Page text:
Hello again, friends. We are BACK. I hope everyone used the bye week productively -- completing projects around the house, recovering from high-ankle sprains, that sort of thing.
I recently injured my rotator cuff playing in a coed flag football league, because that's the kind of athletic specimen I am. As a result, my physician has me on a prescription steroid. The newfound burst of chemically supplied energy, combined with an increasingly healthy 6-2 Detroit Lions team, has me feeling like Steve Lattimer going into the second half of the season. I am JUICED. Fortunately, POD does not test for PEDs, so Sean is continuing to let me write. Welcome to Week 10.
For all the players coming back healthy after the bye, the one exception is at defensive tackle, where mad genius Teryl Austin now has to figure out how to account for the absence of Nick Fairley. The fourth-year DT had been enjoying the best year of his career, combining with Ndamukong Suh to form arguably the most devastating interior pass rush in the league before going down with a knee injury against the Atlanta Falcons.
I'd like to say that extensive film review has revealed how Austin is going to replace Fairley's production on the defensive line, but that just isn't happening. But, with the Lions' edge rushers looking better seemingly every game, if Austin can get approximately 85 percent of Fairley's production out of that spot, the defense will remain incredibly formidable. It's going to take a lot of work from C.J. Mosley and Caraun Reid for that to happen.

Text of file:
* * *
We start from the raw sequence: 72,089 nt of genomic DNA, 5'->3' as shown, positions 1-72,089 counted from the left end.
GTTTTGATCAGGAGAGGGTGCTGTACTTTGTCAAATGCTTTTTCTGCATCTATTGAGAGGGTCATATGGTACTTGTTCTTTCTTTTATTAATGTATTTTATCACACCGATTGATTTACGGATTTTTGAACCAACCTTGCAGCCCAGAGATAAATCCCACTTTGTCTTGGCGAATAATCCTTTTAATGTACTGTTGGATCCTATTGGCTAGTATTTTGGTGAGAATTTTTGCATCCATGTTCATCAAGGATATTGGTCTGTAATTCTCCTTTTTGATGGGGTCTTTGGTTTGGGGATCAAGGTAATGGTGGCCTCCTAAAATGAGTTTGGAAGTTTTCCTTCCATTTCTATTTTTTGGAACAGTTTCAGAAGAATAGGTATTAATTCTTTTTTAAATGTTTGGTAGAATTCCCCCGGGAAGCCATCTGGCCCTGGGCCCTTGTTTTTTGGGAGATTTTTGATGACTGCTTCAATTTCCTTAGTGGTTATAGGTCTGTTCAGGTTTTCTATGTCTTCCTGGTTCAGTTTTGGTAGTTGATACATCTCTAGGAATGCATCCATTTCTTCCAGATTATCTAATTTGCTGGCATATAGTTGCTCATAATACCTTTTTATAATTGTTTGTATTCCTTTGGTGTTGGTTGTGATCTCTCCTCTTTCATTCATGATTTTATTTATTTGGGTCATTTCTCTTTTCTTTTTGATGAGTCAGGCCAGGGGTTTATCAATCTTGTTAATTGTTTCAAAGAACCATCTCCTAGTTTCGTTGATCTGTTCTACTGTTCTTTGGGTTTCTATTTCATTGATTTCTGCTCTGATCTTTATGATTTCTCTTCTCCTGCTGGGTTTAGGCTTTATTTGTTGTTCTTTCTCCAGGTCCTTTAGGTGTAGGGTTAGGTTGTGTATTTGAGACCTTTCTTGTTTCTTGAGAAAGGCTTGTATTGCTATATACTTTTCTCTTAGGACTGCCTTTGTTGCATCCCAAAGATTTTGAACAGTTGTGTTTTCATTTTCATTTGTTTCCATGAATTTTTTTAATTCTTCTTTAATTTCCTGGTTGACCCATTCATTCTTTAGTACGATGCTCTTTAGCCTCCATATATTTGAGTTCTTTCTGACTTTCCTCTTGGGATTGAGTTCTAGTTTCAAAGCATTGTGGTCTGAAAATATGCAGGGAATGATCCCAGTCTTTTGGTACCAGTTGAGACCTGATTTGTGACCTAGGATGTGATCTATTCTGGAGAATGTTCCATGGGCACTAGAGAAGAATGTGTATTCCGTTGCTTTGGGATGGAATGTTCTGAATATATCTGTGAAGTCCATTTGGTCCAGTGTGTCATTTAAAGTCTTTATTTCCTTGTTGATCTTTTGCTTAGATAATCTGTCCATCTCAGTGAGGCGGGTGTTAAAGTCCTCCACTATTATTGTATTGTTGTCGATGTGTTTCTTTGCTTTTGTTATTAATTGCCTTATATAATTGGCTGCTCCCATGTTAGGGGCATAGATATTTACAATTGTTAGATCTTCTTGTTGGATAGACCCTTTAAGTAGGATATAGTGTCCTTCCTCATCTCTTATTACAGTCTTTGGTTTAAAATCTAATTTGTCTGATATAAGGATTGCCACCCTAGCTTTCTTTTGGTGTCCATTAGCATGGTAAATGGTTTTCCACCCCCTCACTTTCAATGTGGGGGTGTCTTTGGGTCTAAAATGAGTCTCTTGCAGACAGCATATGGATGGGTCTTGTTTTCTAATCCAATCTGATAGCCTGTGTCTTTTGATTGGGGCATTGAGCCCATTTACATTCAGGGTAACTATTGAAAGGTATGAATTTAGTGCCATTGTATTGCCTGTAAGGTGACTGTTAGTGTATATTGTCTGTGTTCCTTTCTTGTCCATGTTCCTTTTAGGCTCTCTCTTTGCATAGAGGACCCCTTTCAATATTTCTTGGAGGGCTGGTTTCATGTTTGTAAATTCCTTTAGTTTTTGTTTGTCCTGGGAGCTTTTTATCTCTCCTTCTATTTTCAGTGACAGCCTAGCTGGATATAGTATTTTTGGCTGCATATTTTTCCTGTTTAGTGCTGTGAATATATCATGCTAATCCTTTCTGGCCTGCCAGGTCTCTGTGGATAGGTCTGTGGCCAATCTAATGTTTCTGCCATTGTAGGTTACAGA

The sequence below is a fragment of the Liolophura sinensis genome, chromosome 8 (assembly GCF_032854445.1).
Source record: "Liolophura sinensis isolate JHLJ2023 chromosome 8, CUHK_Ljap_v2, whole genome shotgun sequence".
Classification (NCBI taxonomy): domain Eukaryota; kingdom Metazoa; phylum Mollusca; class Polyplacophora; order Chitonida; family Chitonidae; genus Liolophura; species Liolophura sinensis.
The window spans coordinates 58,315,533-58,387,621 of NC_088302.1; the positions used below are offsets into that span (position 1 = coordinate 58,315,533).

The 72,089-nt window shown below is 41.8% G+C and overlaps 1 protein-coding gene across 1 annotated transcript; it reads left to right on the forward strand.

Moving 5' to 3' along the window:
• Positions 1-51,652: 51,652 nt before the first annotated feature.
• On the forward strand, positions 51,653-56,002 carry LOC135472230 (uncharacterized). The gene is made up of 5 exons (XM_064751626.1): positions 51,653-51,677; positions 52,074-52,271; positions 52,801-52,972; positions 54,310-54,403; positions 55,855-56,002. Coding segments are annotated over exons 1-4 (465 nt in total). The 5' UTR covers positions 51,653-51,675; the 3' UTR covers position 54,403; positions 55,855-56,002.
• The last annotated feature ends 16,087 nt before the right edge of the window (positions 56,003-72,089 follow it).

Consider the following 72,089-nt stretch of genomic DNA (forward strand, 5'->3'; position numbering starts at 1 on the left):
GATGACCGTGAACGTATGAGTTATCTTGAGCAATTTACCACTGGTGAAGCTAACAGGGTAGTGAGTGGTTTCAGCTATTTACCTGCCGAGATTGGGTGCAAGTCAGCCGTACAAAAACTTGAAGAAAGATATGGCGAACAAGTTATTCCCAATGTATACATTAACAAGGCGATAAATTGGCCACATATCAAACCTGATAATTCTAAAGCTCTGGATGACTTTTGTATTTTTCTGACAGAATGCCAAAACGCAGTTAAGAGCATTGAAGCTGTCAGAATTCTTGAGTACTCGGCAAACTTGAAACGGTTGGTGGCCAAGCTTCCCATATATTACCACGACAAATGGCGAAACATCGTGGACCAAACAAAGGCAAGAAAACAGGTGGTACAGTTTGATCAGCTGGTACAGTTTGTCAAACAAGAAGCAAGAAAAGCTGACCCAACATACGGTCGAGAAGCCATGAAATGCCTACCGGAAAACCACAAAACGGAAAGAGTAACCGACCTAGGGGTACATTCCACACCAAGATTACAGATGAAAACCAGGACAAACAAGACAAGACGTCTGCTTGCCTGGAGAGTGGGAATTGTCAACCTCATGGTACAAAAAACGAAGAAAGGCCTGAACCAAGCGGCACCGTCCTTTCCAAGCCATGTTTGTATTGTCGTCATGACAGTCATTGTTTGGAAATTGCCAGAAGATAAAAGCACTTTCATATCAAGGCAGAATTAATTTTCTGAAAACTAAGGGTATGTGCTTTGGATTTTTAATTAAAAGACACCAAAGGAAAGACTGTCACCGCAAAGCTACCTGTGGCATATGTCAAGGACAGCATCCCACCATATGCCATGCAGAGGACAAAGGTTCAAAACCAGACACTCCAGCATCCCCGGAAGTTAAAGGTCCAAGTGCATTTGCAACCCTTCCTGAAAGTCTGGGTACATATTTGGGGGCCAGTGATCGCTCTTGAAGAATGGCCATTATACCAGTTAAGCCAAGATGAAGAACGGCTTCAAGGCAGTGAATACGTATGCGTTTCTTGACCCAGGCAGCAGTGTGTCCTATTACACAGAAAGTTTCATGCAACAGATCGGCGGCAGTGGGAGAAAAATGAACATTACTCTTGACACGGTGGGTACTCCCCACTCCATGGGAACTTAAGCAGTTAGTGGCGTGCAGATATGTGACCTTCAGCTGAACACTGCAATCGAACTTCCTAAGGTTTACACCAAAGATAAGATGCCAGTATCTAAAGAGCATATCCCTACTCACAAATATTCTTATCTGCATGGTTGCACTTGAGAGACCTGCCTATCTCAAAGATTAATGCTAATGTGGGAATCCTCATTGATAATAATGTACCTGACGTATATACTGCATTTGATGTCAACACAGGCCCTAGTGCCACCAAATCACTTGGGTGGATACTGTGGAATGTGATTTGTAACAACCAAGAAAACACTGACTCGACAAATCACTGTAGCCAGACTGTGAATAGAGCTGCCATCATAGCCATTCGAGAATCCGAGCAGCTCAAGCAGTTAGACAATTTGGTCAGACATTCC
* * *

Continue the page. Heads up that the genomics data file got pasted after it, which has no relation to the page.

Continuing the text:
It's been an interesting past couple of weeks for Mosley. After news of his suspension broke, there were plenty of jokes likening the situation to being sent home from a class field trip. It seems fitting that his offense turned out to be something a teenager would do. Mosley's average salary is a little shy of $1.4 million -- he is a man of substantial means. You'd think he would invest in smokeless technology, or at least employ some of the MacGyver tactics suggested by you fine folks in the comments.
Of course, this is the NFL, and things change quickly. Not many players return from a suspension to a promotion, but here we are. All things considered, I don't think the Lions' run defense suffers too much by slotting Mosley in Fairley's spot. If the erstwhile backup does one thing well, it's eat up blocks and locate the ball in traffic. Many of his stops in the run game this season have been of the Suh variety -- plays in which he drags a running back down with one arm despite being engaged with blockers.
You may not even be able to see Mosley in this screenshot. He's taking on a double team just above Tahir Whitehead, which is itself important, as it helps prevent Whitehead from having to engage with blockers. But Whitehead doesn't even have to make the play -- Mosley's arm emerges from the abyss and drags Fred Jackson down for a minimal gain.
Mosley is a stout run defender, but his work in the pass rush leaves something to be desired. At first glance, 2.5 sacks through seven games seems more than adequate for a rotational defensive tackle, but sack numbers are often misleading. Two of those sacks came in Week 2 against the Carolina Panthers. I detailed one of them a few weeks back, a play in which the Lions' defensive ends essentially drove Cam Newton into Mosley's arms. His other sack resulted from running untouched into the backfield after a horrendous missed assignment by the Panthers' offensive line.
Mosley has Fairley's power, but he doesn't have Fairley's quickness. Caraun Reid is the inverse. Reid had his baptism by fire against the Falcons, playing more than 50 percent of the Lions' defensive snaps after routinely clocking in at less than 10 percent for most of the season. Watching him on tape, you can see the reasons the Lions drafted him, and also the reasons he was a fifth-round pick.